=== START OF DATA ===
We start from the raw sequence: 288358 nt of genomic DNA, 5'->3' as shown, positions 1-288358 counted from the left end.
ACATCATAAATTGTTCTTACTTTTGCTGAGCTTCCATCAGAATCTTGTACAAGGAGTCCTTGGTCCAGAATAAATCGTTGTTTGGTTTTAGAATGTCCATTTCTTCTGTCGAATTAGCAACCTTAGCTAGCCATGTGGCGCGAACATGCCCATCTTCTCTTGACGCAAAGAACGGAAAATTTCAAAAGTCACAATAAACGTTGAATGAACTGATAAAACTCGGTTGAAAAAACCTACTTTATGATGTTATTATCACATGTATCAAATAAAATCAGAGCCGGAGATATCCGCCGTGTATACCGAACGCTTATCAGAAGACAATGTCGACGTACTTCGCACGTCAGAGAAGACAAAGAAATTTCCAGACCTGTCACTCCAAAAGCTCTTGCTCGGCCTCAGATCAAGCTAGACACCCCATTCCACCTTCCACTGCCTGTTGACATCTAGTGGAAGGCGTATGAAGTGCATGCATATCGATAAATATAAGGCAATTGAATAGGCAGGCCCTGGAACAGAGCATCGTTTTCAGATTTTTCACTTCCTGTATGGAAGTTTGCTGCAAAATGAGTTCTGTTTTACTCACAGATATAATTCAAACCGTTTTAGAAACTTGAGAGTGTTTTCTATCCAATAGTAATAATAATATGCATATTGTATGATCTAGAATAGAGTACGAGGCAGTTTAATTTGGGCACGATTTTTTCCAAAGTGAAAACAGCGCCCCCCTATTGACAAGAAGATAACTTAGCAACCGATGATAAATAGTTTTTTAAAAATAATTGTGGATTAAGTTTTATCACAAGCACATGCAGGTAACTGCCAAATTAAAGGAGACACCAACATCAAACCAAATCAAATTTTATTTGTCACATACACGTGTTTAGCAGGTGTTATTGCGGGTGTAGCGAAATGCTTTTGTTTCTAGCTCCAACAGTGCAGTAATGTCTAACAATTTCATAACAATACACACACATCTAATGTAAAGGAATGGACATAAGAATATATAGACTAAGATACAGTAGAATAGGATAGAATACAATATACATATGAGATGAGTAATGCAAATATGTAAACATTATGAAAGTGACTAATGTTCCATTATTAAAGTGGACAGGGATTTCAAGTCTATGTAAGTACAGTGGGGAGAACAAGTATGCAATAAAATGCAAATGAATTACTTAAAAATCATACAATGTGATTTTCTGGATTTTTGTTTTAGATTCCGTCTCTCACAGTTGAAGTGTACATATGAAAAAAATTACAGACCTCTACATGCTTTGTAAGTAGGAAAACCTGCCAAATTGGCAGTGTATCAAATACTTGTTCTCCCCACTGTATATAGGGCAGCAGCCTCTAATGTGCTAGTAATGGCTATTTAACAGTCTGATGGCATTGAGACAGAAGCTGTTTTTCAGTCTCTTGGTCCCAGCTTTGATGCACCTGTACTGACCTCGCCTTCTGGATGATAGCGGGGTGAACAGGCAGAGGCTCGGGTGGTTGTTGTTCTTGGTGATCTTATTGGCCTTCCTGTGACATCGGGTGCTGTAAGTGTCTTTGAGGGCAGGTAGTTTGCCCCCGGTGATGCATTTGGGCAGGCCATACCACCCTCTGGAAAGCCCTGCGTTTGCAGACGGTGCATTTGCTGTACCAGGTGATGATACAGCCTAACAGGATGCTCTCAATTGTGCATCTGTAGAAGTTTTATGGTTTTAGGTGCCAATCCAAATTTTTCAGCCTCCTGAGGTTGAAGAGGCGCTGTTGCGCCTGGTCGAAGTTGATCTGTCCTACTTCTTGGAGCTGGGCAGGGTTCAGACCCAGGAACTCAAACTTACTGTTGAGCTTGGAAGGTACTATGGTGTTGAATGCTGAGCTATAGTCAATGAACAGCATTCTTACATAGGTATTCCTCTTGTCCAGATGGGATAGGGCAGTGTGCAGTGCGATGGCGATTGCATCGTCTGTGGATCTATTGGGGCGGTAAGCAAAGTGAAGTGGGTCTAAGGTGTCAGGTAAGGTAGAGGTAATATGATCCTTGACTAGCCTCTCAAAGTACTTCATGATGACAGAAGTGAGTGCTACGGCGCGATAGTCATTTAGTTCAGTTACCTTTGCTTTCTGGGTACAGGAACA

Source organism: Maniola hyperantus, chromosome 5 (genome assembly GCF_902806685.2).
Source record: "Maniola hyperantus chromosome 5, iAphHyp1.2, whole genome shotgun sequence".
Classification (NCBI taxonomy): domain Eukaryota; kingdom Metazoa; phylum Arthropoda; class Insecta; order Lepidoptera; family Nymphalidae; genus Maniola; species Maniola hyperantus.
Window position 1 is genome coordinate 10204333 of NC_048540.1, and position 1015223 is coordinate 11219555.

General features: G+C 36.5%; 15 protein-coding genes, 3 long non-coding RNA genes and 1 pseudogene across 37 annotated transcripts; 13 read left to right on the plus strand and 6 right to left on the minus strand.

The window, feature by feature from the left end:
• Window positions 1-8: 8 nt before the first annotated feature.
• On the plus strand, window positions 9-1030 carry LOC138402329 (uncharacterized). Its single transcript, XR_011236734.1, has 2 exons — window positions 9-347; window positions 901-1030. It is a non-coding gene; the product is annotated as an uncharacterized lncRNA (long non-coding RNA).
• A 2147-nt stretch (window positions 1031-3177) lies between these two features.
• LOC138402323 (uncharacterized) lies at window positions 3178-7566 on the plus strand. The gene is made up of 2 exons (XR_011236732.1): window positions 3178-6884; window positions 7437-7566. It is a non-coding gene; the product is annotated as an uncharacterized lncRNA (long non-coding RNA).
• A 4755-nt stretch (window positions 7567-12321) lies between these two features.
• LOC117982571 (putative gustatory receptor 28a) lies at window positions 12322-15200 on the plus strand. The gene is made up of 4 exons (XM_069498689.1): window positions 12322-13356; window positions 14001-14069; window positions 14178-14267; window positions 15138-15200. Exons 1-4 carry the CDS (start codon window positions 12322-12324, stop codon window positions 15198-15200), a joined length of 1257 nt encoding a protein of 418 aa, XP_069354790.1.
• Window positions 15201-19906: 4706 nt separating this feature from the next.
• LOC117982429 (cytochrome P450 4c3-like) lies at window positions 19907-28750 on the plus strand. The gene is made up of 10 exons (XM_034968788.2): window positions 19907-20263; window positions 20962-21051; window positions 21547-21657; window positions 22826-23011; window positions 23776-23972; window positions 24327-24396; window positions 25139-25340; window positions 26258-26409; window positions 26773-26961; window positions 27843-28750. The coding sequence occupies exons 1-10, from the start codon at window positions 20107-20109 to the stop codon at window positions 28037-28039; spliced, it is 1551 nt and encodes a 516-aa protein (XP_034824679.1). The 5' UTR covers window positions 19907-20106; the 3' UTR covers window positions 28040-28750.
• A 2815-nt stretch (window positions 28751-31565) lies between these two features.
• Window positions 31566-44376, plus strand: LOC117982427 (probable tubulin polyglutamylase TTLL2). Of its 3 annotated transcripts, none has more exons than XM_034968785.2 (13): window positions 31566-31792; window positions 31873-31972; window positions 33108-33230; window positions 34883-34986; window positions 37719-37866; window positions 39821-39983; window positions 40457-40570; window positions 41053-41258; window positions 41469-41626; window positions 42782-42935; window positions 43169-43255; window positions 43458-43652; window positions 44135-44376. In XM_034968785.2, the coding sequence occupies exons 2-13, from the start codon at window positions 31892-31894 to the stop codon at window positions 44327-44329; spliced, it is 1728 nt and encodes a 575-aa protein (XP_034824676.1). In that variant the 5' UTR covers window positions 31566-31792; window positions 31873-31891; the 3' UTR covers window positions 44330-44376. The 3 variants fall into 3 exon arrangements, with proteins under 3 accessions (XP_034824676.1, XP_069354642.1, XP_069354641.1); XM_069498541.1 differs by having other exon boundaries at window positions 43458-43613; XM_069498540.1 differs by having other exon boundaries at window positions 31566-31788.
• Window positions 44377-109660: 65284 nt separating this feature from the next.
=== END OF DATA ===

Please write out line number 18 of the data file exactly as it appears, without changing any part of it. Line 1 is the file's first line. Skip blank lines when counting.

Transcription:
• Window positions 31566-44376, plus strand: LOC117982427 (probable tubulin polyglutamylase TTLL2). Of its 3 annotated transcripts, none has more exons than XM_034968785.2 (13): window positions 31566-31792; window positions 31873-31972; window positions 33108-33230; window positions 34883-34986; window positions 37719-37866; window positions 39821-39983; window positions 40457-40570; window positions 41053-41258; window positions 41469-41626; window positions 42782-42935; window positions 43169-43255; window positions 43458-43652; window positions 44135-44376. In XM_034968785.2, the coding sequence occupies exons 2-13, from the start codon at window positions 31892-31894 to the stop codon at window positions 44327-44329; spliced, it is 1728 nt and encodes a 575-aa protein (XP_034824676.1). In that variant the 5' UTR covers window positions 31566-31792; window positions 31873-31891; the 3' UTR covers window positions 44330-44376. The 3 variants fall into 3 exon arrangements, with proteins under 3 accessions (XP_034824676.1, XP_069354642.1, XP_069354641.1); XM_069498541.1 differs by having other exon boundaries at window positions 43458-43613; XM_069498540.1 differs by having other exon boundaries at window positions 31566-31788.